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UK inflation ticks down, damping rate hike hopes

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Inflation in the U.K. inflation fell by 0.2 percent in July, down from a flat reading in June, according to data released Tuesday by the Office of National Statistics.

The country's consumer price index did rise by 0.1 percent year on year, however, which was higher than a Reuters poll for a 0.0 percent change.

The data is unlikely to heighten any expectations of an interest rate rise from the Bank of England (BoE), which has set an inflation target of 2 percent.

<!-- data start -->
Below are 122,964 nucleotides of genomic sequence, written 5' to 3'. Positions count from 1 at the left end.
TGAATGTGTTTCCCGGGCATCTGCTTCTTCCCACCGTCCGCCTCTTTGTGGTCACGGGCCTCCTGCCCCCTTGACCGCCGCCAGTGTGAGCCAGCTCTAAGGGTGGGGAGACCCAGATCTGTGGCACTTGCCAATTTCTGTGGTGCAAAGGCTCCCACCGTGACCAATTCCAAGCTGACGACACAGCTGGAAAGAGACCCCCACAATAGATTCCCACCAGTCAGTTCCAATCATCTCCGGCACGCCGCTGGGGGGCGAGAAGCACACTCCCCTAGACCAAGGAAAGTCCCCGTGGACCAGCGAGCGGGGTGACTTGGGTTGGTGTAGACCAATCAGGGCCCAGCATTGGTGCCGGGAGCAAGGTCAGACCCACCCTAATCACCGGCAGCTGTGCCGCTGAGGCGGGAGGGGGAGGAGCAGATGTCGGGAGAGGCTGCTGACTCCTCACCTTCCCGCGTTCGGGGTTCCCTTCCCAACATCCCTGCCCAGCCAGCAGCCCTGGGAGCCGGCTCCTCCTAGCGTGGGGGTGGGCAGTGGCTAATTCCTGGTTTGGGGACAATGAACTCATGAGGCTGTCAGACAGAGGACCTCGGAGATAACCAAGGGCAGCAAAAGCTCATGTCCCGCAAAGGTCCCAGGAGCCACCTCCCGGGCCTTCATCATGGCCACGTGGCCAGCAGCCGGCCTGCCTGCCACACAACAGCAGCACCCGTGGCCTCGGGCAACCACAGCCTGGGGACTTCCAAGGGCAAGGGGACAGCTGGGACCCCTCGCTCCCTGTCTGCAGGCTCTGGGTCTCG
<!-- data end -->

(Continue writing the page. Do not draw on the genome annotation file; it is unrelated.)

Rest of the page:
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In its latest economic outlook, the BoE predicted that the U.K.'s rate of inflation will not reach its 2 percent target again until the third quarter of 2017.

Low oil, food and imported goods prices account for much of the drag on inflation, according to the bank's governor Mark Carney.

The U.K.'s key lending rate has sat at a record low of 0.5% for nearly six years.

However, there is still a glimmer of hope for BoE hawks, as at least one member of the monetary policy committee broke the mold calling for a 0.25 percent hike in the 8-1 which ultimately kept rates steady.

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